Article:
Angel Island's history offers lessons on immigration policy (Opinion)
(Los Angeles Times, 1/21/10)
One hundred years ago today, the Angel Island Immigration Station in San Francisco Bay opened its doors. From 1910 to 1940, the "Ellis Island of the West" was the gateway into America for more than half a million immigrants from 80 countries, all seeking the opportunity, freedom and fortune of the American dream. But, built to enforce laws that specifically excluded Chinese and other Asian immigrants from the country, the Angel Island Immigration Station turned away countless newcomers and deported thousands of U.S. residents who were considered risks to the nation or had entered the country with fraudulent papers. For those who were denied entry because of race and class-biased exclusion laws, Angel Island showed America at its worst as a gate-keeping nation.
Secrets of the Immigration Jails (Opinion)
(New York Times, 1/20/10)
Americans have long known that the government has been running secretive immigration prisons into which detainees have frequently disappeared, their grave illnesses and injuries untreated, their fates undisclosed until well after early and unnecessary deaths. What we did not know, until a recent article in The Times by Nina Bernstein, was how strenuously the government has tried to cover up those failings — keeping relatives and lawyers in the dark, deflecting blame, fighting rigorous quality standards, outside oversight and transparency. These deficiencies endure today.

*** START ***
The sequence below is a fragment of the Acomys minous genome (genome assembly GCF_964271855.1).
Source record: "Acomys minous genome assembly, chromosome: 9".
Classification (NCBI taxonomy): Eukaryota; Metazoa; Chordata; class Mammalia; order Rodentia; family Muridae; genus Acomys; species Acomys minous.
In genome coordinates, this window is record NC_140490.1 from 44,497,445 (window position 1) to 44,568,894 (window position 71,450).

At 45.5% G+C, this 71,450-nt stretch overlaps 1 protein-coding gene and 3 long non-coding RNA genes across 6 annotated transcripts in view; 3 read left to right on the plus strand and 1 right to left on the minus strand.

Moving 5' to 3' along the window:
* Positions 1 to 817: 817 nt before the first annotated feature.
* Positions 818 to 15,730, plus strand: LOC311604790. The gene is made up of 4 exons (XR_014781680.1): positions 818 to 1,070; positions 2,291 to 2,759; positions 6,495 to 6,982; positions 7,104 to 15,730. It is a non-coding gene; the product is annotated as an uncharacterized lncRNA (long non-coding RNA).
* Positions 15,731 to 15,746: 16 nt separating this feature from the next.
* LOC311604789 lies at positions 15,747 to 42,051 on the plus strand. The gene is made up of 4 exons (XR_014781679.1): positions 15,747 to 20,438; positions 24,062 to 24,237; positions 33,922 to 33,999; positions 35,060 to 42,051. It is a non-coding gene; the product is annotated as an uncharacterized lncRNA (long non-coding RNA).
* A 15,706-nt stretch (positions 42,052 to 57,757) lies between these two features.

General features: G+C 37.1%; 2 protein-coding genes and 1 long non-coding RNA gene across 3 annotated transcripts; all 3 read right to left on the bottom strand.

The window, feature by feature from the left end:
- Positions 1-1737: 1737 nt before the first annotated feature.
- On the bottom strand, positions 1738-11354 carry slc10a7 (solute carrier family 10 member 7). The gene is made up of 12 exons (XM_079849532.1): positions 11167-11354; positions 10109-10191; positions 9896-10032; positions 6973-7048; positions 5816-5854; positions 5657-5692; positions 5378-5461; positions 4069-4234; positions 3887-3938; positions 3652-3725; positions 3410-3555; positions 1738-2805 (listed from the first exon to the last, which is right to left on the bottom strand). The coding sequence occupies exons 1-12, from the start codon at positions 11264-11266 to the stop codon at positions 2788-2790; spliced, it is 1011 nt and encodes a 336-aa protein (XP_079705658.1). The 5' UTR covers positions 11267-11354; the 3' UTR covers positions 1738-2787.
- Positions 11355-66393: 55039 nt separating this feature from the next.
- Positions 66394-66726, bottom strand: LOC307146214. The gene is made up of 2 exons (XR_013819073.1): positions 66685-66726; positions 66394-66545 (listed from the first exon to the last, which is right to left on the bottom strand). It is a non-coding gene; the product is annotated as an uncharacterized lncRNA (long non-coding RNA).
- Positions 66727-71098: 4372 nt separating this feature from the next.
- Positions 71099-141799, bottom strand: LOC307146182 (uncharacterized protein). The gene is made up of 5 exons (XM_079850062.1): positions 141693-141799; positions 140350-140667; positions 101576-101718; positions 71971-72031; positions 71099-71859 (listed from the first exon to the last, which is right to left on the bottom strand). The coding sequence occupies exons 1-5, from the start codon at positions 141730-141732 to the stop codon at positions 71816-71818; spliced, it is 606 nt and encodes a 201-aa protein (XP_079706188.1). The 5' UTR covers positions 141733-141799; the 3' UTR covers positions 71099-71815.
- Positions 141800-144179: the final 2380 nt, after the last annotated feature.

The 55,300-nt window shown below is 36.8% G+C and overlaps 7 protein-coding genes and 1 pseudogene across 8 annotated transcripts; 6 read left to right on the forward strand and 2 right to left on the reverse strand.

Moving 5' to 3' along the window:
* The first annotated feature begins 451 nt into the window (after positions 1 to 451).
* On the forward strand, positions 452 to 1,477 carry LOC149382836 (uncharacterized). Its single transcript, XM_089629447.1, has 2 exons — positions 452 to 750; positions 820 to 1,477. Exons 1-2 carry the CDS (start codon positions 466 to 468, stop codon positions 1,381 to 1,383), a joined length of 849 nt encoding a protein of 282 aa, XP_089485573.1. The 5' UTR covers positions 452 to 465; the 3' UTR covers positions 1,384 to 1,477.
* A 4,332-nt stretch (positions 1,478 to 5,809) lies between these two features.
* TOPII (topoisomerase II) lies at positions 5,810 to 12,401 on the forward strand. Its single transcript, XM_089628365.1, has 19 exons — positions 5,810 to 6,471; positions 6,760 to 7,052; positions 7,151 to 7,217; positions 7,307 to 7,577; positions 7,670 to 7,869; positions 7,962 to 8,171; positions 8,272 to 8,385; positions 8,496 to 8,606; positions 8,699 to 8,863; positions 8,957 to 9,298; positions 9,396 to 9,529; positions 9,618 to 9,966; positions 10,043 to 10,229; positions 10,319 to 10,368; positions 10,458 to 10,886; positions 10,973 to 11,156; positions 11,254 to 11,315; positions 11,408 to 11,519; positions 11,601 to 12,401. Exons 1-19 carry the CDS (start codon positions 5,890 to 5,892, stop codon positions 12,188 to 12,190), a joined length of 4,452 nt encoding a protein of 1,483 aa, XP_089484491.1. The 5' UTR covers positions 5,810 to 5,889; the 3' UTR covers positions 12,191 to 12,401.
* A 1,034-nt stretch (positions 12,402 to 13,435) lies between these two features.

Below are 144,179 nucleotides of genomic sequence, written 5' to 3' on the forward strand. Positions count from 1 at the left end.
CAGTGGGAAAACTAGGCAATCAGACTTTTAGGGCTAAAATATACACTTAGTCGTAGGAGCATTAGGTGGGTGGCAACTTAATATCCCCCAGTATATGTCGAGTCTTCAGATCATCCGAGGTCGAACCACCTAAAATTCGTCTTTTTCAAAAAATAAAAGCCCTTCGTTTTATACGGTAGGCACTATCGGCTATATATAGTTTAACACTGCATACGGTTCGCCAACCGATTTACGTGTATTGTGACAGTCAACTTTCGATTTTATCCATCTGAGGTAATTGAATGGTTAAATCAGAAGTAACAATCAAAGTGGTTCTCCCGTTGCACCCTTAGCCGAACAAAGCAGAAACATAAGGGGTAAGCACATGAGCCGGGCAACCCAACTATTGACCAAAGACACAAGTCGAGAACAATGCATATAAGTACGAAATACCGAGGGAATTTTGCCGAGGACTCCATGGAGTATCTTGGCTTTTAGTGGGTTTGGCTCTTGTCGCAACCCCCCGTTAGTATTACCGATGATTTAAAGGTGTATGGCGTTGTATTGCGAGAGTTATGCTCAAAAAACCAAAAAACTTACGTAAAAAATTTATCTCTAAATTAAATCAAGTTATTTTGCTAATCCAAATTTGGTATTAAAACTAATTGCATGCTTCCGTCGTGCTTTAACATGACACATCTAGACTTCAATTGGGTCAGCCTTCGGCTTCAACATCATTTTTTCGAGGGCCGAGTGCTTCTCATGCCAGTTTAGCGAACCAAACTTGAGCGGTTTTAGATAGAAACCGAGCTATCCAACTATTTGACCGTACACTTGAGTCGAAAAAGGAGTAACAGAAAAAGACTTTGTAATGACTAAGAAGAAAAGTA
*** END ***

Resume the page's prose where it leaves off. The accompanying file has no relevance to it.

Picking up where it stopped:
The Catholic case for immigration reform
Servant of God, Bishop Fulton Sheen, once said, "There are not more than 100 people in the world who truly hate the Catholic Church, but there are millions who hate what they perceive to be the Catholic Church." Sadly, Bishop Sheen's statement applies not only to those outside the Church, but to millions who are baptized Catholics. A case in point is the response to an initiative by the U.S. Conference of Catholic Bishops calling for a "humane and comprehensive solution to the problems which beset our immigration system."
1 killed, 5 injured as suspected smuggling boat capsizes
(Los Angeles Times, 1/17/10)
A boat packed with suspected illegal immigrants capsized early Saturday in the surf off a state beach in San Diego, leaving one migrant dead and triggering a search-and-rescue effort that lasted throughout the day, authorities said. The incident illustrates an uptick in maritime smuggling along the U.S.-Mexico border as smugglers respond to a buildup of forces and barriers at the land boundary separating San Diego from Baja California.
Thousands protest sheriff's immigration efforts
(Washington Post via Associated Press, 1/17/10)
Thousands of immigrant rights advocates marched in front of a county jail in Phoenix Saturday in a protest that was aimed at Maricopa County Sheriff Joe Arpaio's immigration efforts and was marked by a clash between a small group of protesters and police officers. Organizers say the protest was meant to show officials in Washington that Arpaio shouldn't handle immigration enforcement, and that Congress and the Obama administration need to come up with a way for immigrant workers to come to the country legally.
Schumer Seeks to Keep Immigration Detention Site in Manhattan Open
(New York Times, 1/15/10)
Senator Charles E. Schumer is urging federal officials not to close immigration detention operations at the Varick Federal Detention Facility in Manhattan, saying that their decision to transfer its roughly 300 detainees to a county jail in New Jersey “will represent a crushing blow to the due process rights of immigrants detained within the New York metropolitan area.”